Free Pretrial Memorandum - District Court of Delaware - Delaware


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Case 1:04-cv-00911-GMS

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IN THE UNITED STATES DISTRICT COURT FOR THE DISTRICT OF DELAWARE : : Plaintiffs, : : v. : : DELAWARE RIVER AND BAY : AUTHORITY, and CRAIG SWETT, : : Defendants. : ____________________________________: : JAN KOPACZ, : : Plaintiff, : : v. : : DELAWARE RIVER AND BAY : AUTHORITY, : : Defendant. : ____________________________________: JAN KOPACZ and CATHY KOPACZ, C.A. No. 04-911 GMS Jury Trial Demanded

C.A. No. 04-1281 GMS

PLAINTIFF'S TRIAL BRIEF 1. The nature of the case This is a consolidated case involving two defendants. Plaintiff is seeking compensatory damages for personal injuries against Delaware River and Bay Authority ("DRBA") for negligence under the Jones Act and for the unseaworthiness of its vessel. Plaintiff is seeking compensatory damages for personal injuries against Craig Swett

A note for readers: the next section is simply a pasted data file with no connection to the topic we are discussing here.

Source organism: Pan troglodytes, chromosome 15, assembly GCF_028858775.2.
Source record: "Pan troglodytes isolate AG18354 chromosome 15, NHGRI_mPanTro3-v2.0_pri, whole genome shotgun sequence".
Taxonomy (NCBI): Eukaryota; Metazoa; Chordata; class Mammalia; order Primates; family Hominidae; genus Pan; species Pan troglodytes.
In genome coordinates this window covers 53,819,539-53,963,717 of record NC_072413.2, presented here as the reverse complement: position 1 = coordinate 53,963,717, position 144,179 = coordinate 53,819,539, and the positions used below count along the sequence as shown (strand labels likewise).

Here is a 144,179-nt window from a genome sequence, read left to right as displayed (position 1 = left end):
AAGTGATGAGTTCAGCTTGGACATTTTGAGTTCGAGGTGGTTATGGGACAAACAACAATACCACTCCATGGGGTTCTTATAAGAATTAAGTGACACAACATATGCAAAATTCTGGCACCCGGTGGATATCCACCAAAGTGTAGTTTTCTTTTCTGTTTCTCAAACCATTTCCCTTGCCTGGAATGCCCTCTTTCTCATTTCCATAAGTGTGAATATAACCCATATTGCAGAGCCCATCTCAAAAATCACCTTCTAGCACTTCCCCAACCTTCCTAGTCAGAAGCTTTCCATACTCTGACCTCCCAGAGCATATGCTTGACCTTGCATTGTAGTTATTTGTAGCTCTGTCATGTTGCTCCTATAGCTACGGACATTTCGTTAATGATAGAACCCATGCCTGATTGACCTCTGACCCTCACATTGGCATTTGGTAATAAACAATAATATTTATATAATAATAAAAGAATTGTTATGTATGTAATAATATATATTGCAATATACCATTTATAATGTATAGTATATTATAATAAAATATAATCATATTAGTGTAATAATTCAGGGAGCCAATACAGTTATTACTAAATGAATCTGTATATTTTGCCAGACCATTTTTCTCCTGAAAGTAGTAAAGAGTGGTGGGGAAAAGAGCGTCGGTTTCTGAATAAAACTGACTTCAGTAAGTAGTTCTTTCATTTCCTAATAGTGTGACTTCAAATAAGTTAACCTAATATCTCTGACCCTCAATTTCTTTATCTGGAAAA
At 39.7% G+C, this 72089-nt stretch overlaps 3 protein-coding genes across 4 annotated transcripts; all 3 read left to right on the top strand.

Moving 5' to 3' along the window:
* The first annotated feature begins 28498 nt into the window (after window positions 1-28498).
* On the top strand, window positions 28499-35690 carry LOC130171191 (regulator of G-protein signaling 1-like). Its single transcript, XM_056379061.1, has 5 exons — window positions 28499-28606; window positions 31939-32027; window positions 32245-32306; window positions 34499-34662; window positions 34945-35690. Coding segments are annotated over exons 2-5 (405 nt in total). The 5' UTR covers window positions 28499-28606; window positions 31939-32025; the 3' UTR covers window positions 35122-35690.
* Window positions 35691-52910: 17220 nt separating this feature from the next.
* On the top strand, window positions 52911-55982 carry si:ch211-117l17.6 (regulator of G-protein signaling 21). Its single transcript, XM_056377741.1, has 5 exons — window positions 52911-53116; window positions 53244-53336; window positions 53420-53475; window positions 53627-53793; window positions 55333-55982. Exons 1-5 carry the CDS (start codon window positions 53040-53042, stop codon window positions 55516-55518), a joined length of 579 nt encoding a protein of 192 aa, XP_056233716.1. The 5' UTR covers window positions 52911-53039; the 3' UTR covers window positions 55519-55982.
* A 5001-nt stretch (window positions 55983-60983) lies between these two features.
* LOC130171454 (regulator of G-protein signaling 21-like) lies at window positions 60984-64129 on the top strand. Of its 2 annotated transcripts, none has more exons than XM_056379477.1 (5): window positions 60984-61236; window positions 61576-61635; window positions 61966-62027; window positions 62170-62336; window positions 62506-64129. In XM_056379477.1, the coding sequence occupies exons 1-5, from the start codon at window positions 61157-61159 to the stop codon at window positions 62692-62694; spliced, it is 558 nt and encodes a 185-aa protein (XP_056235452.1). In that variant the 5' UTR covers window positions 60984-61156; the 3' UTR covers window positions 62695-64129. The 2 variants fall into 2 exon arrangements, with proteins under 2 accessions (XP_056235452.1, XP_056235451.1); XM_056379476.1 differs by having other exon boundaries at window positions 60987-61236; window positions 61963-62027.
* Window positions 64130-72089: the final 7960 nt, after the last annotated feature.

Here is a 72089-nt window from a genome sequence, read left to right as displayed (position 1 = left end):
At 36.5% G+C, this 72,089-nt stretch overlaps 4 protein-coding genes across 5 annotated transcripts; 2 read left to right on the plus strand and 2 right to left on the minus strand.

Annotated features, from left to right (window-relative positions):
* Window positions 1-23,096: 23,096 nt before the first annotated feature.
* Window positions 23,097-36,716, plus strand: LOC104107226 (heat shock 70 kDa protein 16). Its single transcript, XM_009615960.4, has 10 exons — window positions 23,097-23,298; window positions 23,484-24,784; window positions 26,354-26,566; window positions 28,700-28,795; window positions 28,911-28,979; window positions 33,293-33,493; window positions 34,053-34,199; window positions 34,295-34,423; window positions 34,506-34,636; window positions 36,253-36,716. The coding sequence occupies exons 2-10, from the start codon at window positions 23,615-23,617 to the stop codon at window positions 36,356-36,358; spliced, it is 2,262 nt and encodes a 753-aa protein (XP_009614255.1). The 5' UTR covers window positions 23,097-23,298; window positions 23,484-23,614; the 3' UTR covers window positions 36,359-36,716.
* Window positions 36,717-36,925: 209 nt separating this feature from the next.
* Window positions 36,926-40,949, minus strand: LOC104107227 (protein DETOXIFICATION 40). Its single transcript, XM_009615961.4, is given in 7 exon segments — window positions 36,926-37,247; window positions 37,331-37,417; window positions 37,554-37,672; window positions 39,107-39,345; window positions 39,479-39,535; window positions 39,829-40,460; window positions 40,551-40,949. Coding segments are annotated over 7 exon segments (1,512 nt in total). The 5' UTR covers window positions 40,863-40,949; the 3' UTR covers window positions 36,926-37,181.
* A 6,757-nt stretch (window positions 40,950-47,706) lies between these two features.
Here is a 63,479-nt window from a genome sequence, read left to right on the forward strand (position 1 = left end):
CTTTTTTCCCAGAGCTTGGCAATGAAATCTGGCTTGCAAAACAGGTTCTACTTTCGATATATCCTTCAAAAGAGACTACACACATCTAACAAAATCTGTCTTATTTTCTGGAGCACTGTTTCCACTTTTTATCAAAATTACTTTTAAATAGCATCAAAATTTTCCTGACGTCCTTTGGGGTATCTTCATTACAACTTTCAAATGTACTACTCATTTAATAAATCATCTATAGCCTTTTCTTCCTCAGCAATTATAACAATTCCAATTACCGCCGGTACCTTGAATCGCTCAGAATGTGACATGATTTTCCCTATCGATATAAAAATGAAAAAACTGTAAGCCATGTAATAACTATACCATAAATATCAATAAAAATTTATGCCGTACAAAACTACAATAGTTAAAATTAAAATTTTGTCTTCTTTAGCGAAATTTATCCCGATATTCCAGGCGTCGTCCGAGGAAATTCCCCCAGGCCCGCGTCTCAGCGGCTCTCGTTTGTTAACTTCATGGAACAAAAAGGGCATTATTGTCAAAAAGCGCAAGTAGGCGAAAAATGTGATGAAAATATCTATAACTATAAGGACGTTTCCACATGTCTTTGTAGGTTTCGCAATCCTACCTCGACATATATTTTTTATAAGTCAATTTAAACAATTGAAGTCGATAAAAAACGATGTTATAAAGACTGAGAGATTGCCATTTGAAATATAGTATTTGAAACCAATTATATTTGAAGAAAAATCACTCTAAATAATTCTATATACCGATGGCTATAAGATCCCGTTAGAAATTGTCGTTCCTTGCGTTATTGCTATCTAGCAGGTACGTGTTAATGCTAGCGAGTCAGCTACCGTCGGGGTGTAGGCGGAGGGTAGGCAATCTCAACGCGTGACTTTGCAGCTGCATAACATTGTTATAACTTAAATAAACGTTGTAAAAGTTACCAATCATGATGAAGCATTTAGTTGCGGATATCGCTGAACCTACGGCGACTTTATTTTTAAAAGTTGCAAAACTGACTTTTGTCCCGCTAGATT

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("Swett") under the general maritime law. Plaintiff is seeking maintenance and cure from DRBA and compensatory and punitive damages, including counsel fees and pre-judgment interest, from DRBA for DRBA's willful failure to pay maintenance and cure. 2. Contested facts While plaintiff was engaged in his job of parking cars on defendant's ferry, MV DELAWARE, he directed a Ford Expedition to park at a designated spot and then went behind the vehicle to await the next car to be directed to a parking space behind the Ford Expedition. While plaintiff was standing there, the Ford Expedition driven by Swett backed up without warning and struck plaintiff. Plaintiff was taken to Beebe Memorial Hospital by ambulance and was treated and released. He was considered unable to work for 3 days and given a neck brace to wear for 2 weeks. Plaintiff was then treated by his family physician, who referred him to an orthopedist. He was out of work until November 25, 2002. Neither his medical bills nor his maintenance payments were paid. Plaintiff had been discriminated against due to his union activities before the accident, and he gave an Affidavit against some of the witnesses against him for unfair labor practices prior to the accident. There is no legal justification for defendant's failure to pay maintenance and cure because plaintiff became disabled while in the service of a vessel without misconduct on his part.